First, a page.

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Funders:
The Wellcome Trust

Results

Controlling phosphodiesterase activity in biofilm dispersal 27 Apr 2017

Biofilm formation and dispersal are controlled by the secondary messenger bis-(3’-5’) cyclic dimeric guanosine monophosphate (c-di-GMP); high levels are associated with biofilm formation, while a reduction induces dispersal. The enzymes catalysing formation of c-di-GMP are diguanylate cyclases, while phosphodiesterases catalyse the breakdown of c-di-GMP. Structural studies of the EAL type phosphodiesterases were observed in the host laboratory in the presence of substrate c-di-GMP, suggesting that these structures would require further steps to attain full catalytic activity. The host laboratory have recently demonstrated that dimerization and active site formation as well as formation of three metal binding sites are distinct activation steps required to tune the enzymatic activity of phosphodiesterases (Scientific Reports 2017). The proposed project deals with the motility regulator protein, MorA, and the mucoid alginate regulator, MucR, from Pseudomonas aeruginosa. Both proteins have dual activity as diguanylate cyclase and phosphodiesterase. Interestingly, the two linked catalytic domains influence each other's activity; different levels of activity are observed for the phosphodiesterases when comparing isolated domains with the linked conformation. The objective of the project is to purify these proteins and determine their catalytic activities, comparing the isolated domains, mixtures of the individual domains, and the cyclase-phosphodiesterase domains in linked conformation.

Amount: £0
Funder: The Wellcome Trust
Recipient: University of Southampton

A CRISPR/Cas9-Based Screen for Novel Actin Dynamic Factors 27 Apr 2017

The project will focus on understanding critical aspects involved in the biology of the apicomplexan parasite Toxoplasma gondii (T. gondii), an obligate intracellular parasite that can infect every warm-blooded animal including humans. T. gondii, the causative agent of toxoplasmosis, is of medical importance for human health as an infection can cause severe damage in the developing foetus and immunocompromised persons. In addition, T. gondii serves a model organism for Plasmodium falciparum, the aetiological agent of malaria. In order to invade the host cell apicomplexan parasites rely on their acto-myosin system. Furthermore, recent research highlights the importance of parasite actin during intracellular parasite development. It is thus important to identify and characterise factors involved in the regulation of actin dynamics. Here, cutting edge molecular tools including conditional CRIPSR/Cas9-systems will be applied to screen a subset of essential genes in T. gondii for novel factors involved in the regulation of actin dynamics. Investigating how the parasites regulate these filaments will give valuable insights into how apicomplexan parasites establish infections in their host.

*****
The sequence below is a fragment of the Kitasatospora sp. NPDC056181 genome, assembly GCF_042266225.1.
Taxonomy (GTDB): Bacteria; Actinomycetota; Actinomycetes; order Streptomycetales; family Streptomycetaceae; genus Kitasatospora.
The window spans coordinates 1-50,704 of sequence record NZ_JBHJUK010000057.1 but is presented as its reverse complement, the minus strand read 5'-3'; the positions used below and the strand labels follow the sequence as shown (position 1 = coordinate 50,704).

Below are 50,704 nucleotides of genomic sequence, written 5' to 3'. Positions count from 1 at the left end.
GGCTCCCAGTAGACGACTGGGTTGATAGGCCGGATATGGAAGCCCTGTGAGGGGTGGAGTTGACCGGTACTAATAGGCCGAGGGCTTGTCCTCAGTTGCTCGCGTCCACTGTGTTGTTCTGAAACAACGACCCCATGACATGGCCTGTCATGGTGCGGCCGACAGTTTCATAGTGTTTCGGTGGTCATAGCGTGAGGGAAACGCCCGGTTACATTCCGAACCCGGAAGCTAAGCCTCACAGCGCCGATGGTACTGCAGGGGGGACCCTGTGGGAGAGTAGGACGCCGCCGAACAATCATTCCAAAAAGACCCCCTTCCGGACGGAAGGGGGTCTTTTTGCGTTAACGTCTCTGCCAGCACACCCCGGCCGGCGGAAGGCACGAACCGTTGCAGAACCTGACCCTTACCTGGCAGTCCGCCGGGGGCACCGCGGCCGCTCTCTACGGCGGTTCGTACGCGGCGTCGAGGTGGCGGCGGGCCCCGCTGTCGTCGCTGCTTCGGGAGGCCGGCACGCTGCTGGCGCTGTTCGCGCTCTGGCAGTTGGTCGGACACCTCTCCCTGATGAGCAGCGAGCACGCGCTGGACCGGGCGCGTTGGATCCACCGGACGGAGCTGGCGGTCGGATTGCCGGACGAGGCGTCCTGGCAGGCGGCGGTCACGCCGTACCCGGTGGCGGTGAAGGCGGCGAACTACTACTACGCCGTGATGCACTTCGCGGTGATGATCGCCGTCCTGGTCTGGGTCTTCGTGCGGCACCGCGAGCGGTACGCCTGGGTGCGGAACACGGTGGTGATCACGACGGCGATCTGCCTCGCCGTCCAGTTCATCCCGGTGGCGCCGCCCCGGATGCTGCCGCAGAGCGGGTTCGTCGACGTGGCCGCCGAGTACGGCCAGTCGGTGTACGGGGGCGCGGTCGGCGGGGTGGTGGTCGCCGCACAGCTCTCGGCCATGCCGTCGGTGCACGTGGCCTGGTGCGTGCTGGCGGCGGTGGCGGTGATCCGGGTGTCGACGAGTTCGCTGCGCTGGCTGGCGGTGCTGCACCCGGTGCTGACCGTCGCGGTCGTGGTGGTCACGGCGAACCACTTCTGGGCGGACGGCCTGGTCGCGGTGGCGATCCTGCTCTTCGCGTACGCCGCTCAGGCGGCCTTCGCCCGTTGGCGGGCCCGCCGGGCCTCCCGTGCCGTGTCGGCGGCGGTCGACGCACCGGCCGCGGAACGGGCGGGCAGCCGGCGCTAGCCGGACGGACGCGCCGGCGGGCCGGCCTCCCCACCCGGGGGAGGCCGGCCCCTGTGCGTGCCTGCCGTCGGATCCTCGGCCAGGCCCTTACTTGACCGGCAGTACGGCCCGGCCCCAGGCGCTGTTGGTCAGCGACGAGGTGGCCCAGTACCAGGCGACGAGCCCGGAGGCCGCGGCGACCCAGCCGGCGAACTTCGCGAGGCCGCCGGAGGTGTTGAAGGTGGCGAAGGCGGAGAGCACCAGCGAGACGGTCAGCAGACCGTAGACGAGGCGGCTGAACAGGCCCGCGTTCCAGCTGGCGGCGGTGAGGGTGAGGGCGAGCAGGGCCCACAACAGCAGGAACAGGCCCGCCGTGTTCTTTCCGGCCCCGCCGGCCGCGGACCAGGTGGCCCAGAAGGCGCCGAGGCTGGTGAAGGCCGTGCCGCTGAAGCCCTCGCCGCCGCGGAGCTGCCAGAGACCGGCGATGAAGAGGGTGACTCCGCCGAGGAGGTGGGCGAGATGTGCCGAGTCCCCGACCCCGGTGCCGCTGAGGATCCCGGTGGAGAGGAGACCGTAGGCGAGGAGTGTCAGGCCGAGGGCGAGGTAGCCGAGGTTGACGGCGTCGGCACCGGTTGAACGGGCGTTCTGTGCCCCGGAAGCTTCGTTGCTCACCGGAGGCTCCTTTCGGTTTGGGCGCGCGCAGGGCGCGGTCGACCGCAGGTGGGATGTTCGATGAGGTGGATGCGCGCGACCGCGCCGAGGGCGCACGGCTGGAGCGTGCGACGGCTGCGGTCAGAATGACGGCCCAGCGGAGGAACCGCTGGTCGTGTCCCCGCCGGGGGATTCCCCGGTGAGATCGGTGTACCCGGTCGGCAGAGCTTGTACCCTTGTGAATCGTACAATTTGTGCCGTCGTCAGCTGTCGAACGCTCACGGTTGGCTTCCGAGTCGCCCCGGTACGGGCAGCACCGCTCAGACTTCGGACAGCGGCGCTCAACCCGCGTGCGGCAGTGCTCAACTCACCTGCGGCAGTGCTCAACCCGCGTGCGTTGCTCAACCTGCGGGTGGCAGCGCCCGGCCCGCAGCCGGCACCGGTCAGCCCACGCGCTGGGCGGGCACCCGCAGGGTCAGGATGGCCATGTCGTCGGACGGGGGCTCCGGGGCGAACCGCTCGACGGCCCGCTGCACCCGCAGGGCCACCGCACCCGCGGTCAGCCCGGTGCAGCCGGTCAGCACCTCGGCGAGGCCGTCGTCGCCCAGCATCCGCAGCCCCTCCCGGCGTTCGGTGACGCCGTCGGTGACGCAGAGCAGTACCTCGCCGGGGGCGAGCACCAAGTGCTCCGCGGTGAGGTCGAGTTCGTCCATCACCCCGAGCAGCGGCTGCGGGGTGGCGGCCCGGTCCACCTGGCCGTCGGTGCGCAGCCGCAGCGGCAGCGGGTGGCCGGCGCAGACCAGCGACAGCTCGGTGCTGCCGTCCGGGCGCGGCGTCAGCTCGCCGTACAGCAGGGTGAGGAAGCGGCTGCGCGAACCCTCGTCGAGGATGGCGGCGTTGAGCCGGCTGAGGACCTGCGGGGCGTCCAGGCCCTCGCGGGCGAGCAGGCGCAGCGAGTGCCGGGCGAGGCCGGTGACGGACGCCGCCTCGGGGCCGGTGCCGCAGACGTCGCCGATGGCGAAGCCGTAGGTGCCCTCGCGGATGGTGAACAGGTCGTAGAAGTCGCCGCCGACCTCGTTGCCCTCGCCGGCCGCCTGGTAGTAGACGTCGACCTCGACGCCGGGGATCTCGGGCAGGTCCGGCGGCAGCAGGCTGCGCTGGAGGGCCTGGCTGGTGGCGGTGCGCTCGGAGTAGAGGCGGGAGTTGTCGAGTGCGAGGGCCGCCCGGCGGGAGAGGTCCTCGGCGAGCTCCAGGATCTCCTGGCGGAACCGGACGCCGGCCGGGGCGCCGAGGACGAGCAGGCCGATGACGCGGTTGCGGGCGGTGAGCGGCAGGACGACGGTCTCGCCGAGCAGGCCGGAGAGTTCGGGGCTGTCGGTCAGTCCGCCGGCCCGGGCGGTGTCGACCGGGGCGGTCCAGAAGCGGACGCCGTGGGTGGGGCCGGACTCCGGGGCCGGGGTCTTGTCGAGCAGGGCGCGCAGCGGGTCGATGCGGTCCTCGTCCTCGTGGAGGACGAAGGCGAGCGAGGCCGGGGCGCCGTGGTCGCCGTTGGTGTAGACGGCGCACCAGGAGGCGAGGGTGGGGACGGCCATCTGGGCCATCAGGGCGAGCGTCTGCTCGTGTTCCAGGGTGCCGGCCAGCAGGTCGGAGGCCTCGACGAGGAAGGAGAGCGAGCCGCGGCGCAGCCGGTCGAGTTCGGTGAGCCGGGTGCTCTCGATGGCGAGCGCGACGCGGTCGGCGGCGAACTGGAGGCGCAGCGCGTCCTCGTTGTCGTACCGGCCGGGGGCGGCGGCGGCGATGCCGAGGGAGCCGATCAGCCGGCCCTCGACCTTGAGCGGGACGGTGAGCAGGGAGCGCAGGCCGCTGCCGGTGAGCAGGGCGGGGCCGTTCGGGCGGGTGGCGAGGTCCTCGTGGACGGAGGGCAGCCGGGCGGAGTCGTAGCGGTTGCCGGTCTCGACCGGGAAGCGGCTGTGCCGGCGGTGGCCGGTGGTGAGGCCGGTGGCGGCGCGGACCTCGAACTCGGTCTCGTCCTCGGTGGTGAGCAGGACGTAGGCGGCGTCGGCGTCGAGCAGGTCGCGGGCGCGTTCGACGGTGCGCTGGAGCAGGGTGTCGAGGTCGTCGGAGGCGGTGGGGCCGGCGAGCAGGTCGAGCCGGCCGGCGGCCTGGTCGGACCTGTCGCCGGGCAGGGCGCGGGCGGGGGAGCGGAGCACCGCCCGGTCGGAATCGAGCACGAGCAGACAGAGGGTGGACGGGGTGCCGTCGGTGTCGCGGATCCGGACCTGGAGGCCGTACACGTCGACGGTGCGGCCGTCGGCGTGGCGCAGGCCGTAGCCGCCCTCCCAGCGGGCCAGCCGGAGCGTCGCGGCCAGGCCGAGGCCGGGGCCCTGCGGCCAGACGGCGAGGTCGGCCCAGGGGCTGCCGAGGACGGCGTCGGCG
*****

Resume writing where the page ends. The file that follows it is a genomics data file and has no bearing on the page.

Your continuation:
Amount: £0
Funder: The Wellcome Trust
Recipient: University of Glasgow

Identification of genes important for susceptibility to taxol-induced apoptosis 27 Apr 2017

CRISPR-based genetic screens have emerged as cutting-edge tools to identify genes important for many processes. Microtubule-disrupting agents, such as paclitaxel (Taxol) and docetaxel (Taxotere), are widely used chemotherapeutic agents that kill highly replicating tumor cells. However, such agents also trigger NFkappaB-dependent responses that can negatively influence tumor clearance by promoting tumor survival and metastasis. Moreover, how transformed cells develop resistance to taxol and related compounds is poorly understood. Here, we wish to use CRISPR-based genome-wide screening methods to screen for genes that, upon inactivation, confer resistance to taxol and related compounds. Identification of genes required for taxol-induced cell death will generate new insights on how taxol initiates apoptosis in tumors as well as potential resistance mechanisms.

Amount: £0
Funder: The Wellcome Trust
Recipient: Trinity College Dublin

Evaluating the combination of Oncotype DX and Neutrophil/Leukocyte Ratios as prognostic indicators of chemotherapy response in breast cancer. 27 Apr 2017

This research will study the effect of the individual’s immune system on their reoccurrence of breast cancer after chemotherapy. This would be a correlation between the Neutrophil to Lymphocyte Ratio (NLR) and the Oncotype Dx score. Previous research (unpublished) has demonstrated the significance of the NRL in predicting breast cancer outcomes in HER 2 overexpressing and Luminal B breast cancer (accounting for approx. 20% of all breast cancers). We will extend our previous research to include all four cancer subtypes (Luminal A and Triple negative breast cancer). We aim to compare the immune system’s reaction to chemotherapy across all four cancer subtypes. A key goal is to determine if NLR predicts outcome or survival in Luminal A or TNBC. A further key goal is to determine if there is any predictive value of combining the NLR with Oncotype scores (in relevant cases).

Identifying Integrative and Conjugative Elements using DLIGHT 27 Apr 2017